'Genius' The New York Times
In 1973, Norman Mailer published Marilyn, his celebrated in-depth account of the life of Marilyn Monroe, as a glossy, fully illustrated coffee-table tome. His work was immediately acclaimed - and an enduring bestseller, rumoured to have sold more copies than any of his other works except The Naked and the Dead. Yet, until now, it has never been made available in an accessible mass-market paperback edition.
This is one of America's greatest writers taking on the legend of one of Hollywood's greatest stars.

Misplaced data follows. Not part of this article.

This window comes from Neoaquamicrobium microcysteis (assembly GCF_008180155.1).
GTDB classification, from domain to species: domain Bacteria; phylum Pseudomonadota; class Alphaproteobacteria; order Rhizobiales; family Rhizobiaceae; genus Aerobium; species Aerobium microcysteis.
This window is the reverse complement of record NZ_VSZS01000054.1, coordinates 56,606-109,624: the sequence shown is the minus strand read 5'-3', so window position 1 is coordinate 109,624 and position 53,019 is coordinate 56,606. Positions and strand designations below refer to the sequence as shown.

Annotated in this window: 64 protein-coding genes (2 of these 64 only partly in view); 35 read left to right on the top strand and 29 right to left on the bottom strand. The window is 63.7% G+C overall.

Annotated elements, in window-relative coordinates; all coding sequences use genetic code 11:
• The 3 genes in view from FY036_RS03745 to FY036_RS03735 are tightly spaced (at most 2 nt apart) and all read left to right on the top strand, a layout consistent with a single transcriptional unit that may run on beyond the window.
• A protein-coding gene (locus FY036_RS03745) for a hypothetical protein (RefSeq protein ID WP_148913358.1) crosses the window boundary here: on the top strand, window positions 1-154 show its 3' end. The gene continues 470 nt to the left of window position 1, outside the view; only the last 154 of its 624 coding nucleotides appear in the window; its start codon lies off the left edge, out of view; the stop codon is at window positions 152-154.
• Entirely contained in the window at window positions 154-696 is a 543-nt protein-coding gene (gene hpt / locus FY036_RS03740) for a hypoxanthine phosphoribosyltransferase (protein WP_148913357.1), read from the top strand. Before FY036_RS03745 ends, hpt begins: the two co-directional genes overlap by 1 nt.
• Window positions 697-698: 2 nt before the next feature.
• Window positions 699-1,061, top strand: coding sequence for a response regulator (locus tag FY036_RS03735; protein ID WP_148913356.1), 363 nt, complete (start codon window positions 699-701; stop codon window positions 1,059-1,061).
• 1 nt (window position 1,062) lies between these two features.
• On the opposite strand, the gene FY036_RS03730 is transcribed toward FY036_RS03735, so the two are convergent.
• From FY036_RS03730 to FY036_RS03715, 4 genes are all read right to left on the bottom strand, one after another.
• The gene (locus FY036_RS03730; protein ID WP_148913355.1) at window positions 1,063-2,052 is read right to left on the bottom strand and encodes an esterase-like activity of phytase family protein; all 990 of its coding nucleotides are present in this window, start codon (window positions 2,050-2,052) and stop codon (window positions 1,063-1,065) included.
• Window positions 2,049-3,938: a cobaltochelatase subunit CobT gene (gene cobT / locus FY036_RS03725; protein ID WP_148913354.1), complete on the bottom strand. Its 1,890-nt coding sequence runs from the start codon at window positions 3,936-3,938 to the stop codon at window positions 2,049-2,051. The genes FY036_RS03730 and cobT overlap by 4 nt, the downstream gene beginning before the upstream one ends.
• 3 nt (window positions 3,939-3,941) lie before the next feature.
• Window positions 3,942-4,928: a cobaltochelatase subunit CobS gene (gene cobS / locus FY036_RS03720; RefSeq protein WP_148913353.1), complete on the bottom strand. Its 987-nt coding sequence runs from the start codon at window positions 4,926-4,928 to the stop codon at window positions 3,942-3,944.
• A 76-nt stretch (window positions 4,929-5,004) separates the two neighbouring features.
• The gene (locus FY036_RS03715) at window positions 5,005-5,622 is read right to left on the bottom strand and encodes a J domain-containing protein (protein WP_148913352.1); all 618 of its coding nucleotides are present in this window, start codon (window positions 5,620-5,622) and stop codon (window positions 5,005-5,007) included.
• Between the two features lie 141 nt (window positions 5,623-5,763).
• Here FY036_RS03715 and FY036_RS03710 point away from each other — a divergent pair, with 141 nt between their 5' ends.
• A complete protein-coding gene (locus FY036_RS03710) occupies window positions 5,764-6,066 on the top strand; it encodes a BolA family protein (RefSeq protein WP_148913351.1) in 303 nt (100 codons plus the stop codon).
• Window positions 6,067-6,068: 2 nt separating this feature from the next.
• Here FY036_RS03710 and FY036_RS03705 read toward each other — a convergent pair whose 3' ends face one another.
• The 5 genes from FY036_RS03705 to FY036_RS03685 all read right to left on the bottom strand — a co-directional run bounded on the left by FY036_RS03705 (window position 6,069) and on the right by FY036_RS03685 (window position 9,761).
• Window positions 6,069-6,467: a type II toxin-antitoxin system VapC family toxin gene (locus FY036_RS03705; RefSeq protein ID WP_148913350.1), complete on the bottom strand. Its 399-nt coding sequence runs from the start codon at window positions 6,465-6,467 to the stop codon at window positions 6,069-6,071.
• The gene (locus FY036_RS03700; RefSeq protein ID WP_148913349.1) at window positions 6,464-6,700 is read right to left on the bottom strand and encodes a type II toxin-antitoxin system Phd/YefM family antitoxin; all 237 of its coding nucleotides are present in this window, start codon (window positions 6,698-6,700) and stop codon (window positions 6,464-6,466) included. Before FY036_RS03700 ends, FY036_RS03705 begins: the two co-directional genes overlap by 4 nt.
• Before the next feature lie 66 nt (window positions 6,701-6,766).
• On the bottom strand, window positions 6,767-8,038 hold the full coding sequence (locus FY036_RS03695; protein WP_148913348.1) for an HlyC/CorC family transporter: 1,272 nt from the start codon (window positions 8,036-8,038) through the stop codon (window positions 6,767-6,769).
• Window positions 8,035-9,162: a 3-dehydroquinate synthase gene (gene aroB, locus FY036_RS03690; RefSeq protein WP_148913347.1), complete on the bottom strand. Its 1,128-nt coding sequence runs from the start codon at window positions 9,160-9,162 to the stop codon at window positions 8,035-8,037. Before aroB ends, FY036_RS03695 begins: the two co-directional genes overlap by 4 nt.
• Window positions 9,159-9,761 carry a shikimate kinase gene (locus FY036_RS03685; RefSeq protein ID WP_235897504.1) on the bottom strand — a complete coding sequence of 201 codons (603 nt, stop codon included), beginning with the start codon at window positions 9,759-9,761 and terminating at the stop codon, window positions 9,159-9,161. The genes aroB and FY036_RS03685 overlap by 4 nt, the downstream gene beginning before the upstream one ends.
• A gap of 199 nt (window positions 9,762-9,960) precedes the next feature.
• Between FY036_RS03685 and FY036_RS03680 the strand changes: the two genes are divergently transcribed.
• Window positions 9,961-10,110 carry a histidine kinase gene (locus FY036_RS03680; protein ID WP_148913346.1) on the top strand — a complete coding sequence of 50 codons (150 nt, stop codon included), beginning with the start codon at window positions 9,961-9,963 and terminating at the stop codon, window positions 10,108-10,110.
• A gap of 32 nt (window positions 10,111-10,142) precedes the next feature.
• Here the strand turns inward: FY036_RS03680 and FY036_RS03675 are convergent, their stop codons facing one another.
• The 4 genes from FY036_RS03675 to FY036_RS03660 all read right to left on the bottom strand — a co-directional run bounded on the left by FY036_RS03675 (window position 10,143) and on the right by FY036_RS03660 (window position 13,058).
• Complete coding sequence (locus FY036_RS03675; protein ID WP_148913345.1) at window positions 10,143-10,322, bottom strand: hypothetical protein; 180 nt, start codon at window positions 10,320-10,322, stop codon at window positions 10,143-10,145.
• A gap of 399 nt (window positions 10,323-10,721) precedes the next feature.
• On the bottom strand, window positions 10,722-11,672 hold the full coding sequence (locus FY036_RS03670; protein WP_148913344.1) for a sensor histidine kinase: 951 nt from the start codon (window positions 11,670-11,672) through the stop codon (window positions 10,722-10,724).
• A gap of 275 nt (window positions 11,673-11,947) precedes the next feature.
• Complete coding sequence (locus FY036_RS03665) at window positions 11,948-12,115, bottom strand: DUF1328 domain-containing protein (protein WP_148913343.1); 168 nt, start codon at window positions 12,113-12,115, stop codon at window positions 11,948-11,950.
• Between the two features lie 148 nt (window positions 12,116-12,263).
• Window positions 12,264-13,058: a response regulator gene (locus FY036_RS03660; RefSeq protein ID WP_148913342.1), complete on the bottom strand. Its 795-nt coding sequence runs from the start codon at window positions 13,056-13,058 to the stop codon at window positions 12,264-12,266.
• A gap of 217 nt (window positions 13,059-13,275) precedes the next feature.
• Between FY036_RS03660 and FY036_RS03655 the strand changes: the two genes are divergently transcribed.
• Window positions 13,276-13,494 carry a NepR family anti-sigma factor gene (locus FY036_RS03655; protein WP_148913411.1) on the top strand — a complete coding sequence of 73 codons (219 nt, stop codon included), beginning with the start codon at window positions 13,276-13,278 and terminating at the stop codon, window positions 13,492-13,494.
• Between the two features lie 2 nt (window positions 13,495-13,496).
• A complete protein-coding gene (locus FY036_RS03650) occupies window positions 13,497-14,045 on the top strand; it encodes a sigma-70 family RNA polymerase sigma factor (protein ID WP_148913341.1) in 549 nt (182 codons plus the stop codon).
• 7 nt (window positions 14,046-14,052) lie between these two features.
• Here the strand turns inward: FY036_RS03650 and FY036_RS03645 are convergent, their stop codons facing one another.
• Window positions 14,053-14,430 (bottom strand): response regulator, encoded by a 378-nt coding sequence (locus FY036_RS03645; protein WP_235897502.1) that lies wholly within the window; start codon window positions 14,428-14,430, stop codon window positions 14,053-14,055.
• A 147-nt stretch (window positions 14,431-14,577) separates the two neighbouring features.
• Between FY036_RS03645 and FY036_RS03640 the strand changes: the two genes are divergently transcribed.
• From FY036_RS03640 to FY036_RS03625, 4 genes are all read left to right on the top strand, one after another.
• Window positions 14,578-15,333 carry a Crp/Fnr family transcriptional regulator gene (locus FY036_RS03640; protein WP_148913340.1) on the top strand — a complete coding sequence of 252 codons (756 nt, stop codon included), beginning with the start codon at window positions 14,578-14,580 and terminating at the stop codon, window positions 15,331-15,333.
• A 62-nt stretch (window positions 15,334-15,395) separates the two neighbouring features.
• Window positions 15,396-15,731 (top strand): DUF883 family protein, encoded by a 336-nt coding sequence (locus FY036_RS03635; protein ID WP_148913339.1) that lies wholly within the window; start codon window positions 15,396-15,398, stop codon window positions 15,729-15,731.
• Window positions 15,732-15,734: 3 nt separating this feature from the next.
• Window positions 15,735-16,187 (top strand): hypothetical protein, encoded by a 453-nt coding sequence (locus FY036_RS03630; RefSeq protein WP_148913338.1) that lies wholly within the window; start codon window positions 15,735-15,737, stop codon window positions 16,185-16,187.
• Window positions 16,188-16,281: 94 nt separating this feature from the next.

Marilyn is … genius. Up to now we’ve had mostly contradictory views of Monroe. With his fox’s ingenuity, Mailer puts her together and shows how she might have been torn apart ...
Marilyn is great as only a great writer using his brains and feelers could make it ... a runaway string of perceptions ... You read him with a heightened consciousness because his performance has zing. It’s the star system in literature; you can feel him bucking for the big time, and when he starts flying it’s so exhilarating you want to applaud ...
This brilliant book ... a feat.
Fascinating … inspired
Aaron Sorkin's new Netflix film has brought the political upheaval of the late-1960s back into focus. Here, from Norman Mailer to Allen Ginsberg, are some books to dive deeper into the trial that put the Vietnam War itself on the stand, and its context.